Freedom

Contact Cement Vs. Rubber Cement For Sheepskin

   17 members have voted

  1. 1. What Glue for Attaching Sheepskin Lining to Saddle

    • Contact Cement
      8
    • Rubber Cement
      7
    • Other?
      2

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17 posts in this topic

Was wondering what you all prefur for gluing the sheepskin lining on a new saddle?

I know the nightmare of removing old sheepskin from skirts for relining when contact cement is used, but I am wondering if Rubber cement will last and hold long enough to keep the sheepskin securely glued in place for its' life.

Thanks

Edited by Freedom

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I use rubber cement for sheepskins. It is probably all in how a person was taught. I know good makers who use rubber cement and good makers who use contact cement.

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I use rubber cement for sheepskins. It is probably all in how a person was taught. I know good makers who use rubber cement and good makers who use contact cement.

I'm not a saddle maker, but I have what I hope is a clarifying question/comment.

I know there are at least 2 types of rubber cement out there. The stationery store type that peels off very easily, and more durable stuff that really sticks and holds like Tanner's Bond Barge Rubber Cement. I have to (want to) assume that you are refering to the Tanner's Bond or equivalent rather than the stuff people use to mount photos in a scrap book.

CTG

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I'm not a saddle maker, but I have what I hope is a clarifying question/comment.

I know there are at least 2 types of rubber cement out there. The stationery store type that peels off very easily, and more durable stuff that really sticks and holds like Tanner's Bond Barge Rubber Cement. I have to (want to) assume that you are refering to the Tanner's Bond or equivalent rather than the stuff people use to mount photos in a scrap book.

CTG

I use Masters or Barge ...but the last batch of Barge Rubber Cement I just got is that new "Tolene Free" stuff and I am a little afraid to use it if the general opinion is to use somthing better...

I have alway used Masters Contact Cement...but I know it will require tearing the lining off in shreads when it comes time to reline the skirts.....So I was considering making the switch to Rubber Cement if it works well enough.

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I certainly don't mean to insult anybody, but using contact cement on woolskins always seemed like welding the lugnuts on your pickup. Sooner or later you've got to make a change. I use the barge in the blue can, and if you smear it on the skirts and the woolskin like you were looking for the bottom of the can it'll stick tighter than Dick's hatband. There's lots of guys that are way smarter than I am that may say different but I can't see an advantage to contact cement on woolskins.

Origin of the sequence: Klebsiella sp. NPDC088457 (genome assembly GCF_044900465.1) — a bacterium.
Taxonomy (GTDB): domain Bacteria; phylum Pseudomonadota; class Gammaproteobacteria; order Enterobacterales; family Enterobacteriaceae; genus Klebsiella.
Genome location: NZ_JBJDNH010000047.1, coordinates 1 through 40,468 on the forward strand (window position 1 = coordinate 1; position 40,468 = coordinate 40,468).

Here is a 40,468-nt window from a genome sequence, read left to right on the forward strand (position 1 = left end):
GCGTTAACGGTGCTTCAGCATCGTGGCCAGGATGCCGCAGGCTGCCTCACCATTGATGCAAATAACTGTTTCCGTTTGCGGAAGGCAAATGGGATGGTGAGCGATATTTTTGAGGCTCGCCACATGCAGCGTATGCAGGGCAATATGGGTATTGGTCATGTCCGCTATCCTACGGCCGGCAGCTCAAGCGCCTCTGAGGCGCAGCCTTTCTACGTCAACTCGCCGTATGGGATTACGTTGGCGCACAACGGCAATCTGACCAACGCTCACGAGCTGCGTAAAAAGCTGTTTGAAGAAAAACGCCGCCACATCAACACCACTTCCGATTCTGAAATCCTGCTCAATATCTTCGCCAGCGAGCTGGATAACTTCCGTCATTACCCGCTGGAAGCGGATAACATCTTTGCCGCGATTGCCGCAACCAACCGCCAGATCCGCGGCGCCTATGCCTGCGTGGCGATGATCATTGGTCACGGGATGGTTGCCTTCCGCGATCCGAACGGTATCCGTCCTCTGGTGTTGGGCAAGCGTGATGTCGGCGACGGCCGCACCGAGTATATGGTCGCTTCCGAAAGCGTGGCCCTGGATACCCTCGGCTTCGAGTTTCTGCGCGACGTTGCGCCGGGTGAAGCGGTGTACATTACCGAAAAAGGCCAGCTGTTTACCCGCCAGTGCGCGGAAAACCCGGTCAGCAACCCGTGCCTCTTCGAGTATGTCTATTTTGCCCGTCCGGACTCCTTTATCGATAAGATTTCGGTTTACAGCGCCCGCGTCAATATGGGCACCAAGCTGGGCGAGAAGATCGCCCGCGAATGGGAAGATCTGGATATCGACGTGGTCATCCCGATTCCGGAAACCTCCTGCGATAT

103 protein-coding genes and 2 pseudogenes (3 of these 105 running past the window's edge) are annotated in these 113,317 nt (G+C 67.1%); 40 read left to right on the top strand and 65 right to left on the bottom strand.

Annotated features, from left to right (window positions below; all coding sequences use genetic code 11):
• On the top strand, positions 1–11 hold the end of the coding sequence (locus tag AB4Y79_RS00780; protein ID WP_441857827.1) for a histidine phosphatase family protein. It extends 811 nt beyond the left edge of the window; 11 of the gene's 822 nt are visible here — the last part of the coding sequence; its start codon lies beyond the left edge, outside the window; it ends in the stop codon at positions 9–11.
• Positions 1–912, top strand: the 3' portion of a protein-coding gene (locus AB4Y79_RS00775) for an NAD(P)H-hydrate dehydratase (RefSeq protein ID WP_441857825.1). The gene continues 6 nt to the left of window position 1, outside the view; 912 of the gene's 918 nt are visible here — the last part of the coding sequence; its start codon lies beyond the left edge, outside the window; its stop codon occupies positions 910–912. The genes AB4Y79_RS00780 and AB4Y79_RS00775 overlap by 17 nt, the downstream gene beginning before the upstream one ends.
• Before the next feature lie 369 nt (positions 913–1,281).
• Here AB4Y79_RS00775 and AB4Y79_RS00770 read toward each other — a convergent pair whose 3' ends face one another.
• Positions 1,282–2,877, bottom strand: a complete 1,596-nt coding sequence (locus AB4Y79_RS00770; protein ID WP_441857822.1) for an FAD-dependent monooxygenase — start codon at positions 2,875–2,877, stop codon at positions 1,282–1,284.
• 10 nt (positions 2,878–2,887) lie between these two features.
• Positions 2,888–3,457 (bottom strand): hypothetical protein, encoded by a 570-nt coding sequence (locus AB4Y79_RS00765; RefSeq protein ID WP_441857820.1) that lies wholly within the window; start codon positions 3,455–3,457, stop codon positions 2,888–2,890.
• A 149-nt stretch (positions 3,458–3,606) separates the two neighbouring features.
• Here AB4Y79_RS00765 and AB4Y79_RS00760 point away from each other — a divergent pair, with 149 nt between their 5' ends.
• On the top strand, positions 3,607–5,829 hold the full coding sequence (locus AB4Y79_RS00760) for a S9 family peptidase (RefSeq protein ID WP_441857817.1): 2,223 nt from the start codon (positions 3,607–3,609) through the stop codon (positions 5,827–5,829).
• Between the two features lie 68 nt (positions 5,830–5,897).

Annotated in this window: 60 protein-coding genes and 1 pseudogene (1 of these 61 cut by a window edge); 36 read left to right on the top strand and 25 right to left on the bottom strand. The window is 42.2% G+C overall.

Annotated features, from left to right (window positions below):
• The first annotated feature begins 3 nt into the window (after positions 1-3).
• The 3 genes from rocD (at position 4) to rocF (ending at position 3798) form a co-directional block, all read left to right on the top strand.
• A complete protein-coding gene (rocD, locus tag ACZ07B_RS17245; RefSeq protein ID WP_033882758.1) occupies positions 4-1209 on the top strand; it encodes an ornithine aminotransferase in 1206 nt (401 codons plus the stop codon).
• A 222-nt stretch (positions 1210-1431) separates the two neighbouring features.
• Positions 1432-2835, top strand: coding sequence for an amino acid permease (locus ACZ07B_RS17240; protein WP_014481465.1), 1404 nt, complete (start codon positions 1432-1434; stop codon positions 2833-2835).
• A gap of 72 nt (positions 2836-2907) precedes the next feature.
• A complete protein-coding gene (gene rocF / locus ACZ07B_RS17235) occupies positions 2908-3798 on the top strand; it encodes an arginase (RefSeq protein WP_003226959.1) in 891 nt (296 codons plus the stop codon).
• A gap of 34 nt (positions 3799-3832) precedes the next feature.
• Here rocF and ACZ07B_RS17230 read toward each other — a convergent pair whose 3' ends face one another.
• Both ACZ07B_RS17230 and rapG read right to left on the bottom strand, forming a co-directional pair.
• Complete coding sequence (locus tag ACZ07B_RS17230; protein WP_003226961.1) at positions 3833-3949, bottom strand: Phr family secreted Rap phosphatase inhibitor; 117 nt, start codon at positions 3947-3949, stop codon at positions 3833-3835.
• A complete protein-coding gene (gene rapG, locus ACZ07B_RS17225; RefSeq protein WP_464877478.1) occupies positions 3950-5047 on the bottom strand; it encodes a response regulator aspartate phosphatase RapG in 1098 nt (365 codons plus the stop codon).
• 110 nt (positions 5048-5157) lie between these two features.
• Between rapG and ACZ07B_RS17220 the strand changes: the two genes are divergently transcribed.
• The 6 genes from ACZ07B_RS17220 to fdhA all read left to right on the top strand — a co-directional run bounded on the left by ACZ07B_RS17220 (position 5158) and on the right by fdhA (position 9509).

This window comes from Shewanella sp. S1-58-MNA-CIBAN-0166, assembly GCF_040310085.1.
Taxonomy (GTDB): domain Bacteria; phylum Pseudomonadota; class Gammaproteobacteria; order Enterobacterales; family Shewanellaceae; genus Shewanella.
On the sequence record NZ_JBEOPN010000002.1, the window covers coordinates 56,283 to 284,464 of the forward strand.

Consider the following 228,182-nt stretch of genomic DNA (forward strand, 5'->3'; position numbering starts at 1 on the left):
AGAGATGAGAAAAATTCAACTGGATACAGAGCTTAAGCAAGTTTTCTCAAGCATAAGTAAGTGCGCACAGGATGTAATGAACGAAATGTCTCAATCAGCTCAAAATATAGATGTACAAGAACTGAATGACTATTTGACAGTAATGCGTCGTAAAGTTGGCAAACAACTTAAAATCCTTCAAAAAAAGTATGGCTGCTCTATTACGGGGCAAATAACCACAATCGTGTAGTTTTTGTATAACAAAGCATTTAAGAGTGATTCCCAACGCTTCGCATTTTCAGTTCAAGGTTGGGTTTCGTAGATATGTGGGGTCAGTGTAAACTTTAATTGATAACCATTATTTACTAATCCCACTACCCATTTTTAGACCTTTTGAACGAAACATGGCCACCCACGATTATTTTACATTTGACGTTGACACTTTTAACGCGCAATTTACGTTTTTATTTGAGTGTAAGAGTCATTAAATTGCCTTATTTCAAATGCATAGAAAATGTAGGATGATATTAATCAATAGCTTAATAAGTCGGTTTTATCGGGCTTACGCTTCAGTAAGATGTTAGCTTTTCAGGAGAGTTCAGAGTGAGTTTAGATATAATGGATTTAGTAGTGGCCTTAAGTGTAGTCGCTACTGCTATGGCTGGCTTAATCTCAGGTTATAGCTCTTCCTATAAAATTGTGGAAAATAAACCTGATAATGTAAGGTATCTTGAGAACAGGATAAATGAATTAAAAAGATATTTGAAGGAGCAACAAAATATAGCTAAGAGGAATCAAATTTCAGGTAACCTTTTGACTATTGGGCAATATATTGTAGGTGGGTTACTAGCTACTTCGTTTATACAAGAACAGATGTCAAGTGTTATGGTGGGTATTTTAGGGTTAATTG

CW

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The only thing I use rubber cement for is woolskins and for what it is worth, the brand of rubber cement I use is Elmers. I buy it in the metal quart can at the office supply store. I was using Barge and paying the shipping. After visiting a few shops and seeing the gallon can or quarts of Elmers sitting there, I decided I could go that way easy enough. I don't see any difference in use. A couple of those guys told me that the glue stays better in the metal cans.

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For me, the difference between Masters, Elmers, and Weldwood ( the brand I use) is negligable . I live a mile down a dirt road, and fortunately for me, there is a hardware at the end of that road that carries lots of stuff I use, like cut tacks, stainless screws, and of course weldwood rubber cement. It is reasonably priced, holds very good, and more can be obtained in just a couple of minutes. Since it produces a good bond between leather to leather, leather to wood and leather to rawhide, you can guess what I use.

Bob

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I use Elmer's rubber cement. I used to use Barge in the blue can, but I can't seem to get that in California anymore (clean air laws). I tried Tandy's rubber cement, made by Barge, but it never set up like it should have (junk!!!!).

Ron

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For me, the difference between Masters, Elmers, and Weldwood ( the brand I use) is negligable . I live a mile down a dirt road, and fortunately for me, there is a hardware at the end of that road that carries lots of stuff I use, like cut tacks, stainless screws, and of course weldwood rubber cement. It is reasonably priced, holds very good, and more can be obtained in just a couple of minutes. Since it produces a good bond between leather to leather, leather to wood and leather to rawhide, you can guess what I use.

Bob

Bob,

I use the weldwood contact cement for everything except woolskins and really like it. I didn't know they made a rubber cement. What does the can look like? I am fortunate that Texas law is not as prohibitive and I get the barge from Panhandle Leather at regular shipping cost but it would be handy to have a local supply.

Thanks,

CW